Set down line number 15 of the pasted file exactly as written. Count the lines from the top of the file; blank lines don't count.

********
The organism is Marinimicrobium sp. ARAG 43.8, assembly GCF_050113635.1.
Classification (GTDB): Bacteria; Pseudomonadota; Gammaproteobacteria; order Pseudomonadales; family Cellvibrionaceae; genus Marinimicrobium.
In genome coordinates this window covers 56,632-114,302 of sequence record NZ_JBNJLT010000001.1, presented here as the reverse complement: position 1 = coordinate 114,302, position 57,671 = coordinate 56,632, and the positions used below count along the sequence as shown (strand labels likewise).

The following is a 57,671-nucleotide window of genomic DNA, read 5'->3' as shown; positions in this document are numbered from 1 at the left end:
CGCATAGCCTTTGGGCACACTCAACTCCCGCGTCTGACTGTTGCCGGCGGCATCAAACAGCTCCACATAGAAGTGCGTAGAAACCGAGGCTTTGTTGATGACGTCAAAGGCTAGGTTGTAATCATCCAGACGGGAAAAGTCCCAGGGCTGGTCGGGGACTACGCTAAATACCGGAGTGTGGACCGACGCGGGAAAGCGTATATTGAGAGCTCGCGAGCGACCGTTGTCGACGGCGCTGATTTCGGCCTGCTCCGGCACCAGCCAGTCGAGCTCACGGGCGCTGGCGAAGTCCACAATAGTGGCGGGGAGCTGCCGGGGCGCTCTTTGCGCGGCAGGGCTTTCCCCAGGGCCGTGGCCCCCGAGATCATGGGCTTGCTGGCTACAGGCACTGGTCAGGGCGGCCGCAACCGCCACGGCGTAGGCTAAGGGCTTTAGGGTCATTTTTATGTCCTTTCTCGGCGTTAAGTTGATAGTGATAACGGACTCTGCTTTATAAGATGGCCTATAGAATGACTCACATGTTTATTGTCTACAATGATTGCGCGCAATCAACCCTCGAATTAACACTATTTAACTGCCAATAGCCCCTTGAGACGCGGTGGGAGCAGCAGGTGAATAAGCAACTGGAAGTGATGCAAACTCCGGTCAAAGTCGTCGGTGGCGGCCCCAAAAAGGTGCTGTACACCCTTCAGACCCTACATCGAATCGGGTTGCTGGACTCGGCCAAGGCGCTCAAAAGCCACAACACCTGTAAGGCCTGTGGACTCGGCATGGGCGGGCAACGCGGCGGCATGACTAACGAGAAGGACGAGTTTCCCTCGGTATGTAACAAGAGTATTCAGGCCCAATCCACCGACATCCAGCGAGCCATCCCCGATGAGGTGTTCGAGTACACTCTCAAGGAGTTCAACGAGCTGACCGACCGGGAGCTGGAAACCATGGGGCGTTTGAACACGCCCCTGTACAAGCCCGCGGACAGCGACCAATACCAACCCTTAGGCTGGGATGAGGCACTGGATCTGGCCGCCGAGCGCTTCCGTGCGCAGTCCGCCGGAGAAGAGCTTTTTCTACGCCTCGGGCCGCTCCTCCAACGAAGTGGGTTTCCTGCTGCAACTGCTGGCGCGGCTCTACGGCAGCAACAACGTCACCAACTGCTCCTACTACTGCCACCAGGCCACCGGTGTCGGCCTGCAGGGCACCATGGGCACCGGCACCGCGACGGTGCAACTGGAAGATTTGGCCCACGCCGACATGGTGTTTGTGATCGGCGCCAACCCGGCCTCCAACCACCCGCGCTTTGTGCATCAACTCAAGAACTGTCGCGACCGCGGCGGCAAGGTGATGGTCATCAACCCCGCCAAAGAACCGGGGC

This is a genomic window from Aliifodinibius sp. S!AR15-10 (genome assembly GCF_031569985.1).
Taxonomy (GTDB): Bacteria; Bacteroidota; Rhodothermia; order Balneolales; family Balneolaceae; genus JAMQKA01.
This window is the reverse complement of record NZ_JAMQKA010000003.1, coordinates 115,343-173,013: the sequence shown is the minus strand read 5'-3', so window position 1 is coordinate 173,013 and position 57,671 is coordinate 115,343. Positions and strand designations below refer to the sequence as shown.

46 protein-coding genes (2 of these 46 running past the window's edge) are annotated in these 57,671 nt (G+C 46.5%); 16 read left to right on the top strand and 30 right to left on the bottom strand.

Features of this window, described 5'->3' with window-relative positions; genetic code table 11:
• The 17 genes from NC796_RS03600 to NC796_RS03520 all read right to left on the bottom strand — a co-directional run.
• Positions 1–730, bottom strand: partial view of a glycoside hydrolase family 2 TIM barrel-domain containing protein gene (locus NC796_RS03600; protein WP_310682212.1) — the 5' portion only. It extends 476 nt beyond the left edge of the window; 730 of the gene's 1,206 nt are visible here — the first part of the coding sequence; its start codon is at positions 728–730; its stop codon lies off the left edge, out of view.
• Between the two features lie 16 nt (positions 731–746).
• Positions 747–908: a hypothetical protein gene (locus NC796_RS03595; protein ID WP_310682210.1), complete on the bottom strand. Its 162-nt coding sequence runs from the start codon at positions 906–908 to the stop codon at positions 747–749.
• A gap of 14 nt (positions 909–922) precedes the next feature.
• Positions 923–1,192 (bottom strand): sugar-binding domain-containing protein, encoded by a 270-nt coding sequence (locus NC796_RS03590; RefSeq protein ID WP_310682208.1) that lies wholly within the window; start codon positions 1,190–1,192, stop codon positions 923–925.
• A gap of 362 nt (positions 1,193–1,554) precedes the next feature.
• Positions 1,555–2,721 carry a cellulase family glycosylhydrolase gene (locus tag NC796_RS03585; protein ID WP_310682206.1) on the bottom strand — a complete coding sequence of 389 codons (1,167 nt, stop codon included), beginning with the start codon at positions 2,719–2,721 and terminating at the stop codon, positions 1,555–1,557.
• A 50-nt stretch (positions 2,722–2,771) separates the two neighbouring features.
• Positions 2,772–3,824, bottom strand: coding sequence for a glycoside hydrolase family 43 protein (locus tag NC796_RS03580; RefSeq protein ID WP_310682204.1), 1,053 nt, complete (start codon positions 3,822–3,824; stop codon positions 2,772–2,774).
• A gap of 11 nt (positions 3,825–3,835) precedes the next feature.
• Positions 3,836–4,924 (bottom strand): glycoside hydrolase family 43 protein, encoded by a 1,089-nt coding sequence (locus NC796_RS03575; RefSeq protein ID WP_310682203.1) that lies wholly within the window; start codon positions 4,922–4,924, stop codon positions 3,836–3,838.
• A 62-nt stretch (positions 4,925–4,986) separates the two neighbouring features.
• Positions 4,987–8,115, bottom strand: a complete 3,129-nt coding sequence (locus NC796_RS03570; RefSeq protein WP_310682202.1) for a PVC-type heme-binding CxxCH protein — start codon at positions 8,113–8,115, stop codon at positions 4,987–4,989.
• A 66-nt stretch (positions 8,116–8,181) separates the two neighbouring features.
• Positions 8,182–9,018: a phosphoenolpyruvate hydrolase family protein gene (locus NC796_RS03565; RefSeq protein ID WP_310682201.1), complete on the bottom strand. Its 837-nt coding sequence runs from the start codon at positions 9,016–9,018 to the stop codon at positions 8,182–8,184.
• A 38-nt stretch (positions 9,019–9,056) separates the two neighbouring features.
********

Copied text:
• A gap of 14 nt (positions 909–922) precedes the next feature.